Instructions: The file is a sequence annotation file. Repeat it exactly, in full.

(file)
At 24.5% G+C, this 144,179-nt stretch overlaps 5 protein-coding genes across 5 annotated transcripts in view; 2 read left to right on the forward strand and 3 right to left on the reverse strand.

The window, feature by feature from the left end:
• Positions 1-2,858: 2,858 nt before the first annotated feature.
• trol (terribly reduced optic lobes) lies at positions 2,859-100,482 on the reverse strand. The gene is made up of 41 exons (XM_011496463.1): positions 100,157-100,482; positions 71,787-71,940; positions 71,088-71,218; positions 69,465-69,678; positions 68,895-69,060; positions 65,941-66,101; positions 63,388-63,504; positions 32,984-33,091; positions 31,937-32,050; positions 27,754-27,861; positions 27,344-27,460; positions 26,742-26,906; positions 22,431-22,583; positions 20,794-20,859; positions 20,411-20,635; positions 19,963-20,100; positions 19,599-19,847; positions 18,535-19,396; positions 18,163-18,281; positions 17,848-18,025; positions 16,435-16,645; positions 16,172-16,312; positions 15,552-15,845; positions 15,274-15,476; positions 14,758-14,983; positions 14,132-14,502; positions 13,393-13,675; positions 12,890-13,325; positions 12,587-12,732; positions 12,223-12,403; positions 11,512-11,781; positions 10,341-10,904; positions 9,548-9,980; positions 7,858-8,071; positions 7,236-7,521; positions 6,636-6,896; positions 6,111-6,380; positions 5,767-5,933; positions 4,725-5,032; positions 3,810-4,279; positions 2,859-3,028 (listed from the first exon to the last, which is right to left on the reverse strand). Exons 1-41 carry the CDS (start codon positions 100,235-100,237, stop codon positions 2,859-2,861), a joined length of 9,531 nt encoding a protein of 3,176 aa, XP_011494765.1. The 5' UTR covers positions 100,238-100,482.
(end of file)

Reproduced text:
At 24.5% G+C, this 144,179-nt stretch overlaps 5 protein-coding genes across 5 annotated transcripts in view; 2 read left to right on the forward strand and 3 right to left on the reverse strand.

The window, feature by feature from the left end:
• Positions 1-2,858: 2,858 nt before the first annotated feature.
• trol (terribly reduced optic lobes) lies at positions 2,859-100,482 on the reverse strand. The gene is made up of 41 exons (XM_011496463.1): positions 100,157-100,482; positions 71,787-71,940; positions 71,088-71,218; positions 69,465-69,678; positions 68,895-69,060; positions 65,941-66,101; positions 63,388-63,504; positions 32,984-33,091; positions 31,937-32,050; positions 27,754-27,861; positions 27,344-27,460; positions 26,742-26,906; positions 22,431-22,583; positions 20,794-20,859; positions 20,411-20,635; positions 19,963-20,100; positions 19,599-19,847; positions 18,535-19,396; positions 18,163-18,281; positions 17,848-18,025; positions 16,435-16,645; positions 16,172-16,312; positions 15,552-15,845; positions 15,274-15,476; positions 14,758-14,983; positions 14,132-14,502; positions 13,393-13,675; positions 12,890-13,325; positions 12,587-12,732; positions 12,223-12,403; positions 11,512-11,781; positions 10,341-10,904; positions 9,548-9,980; positions 7,858-8,071; positions 7,236-7,521; positions 6,636-6,896; positions 6,111-6,380; positions 5,767-5,933; positions 4,725-5,032; positions 3,810-4,279; positions 2,859-3,028 (listed from the first exon to the last, which is right to left on the reverse strand). Exons 1-41 carry the CDS (start codon positions 100,235-100,237, stop codon positions 2,859-2,861), a joined length of 9,531 nt encoding a protein of 3,176 aa, XP_011494765.1. The 5' UTR covers positions 100,238-100,482.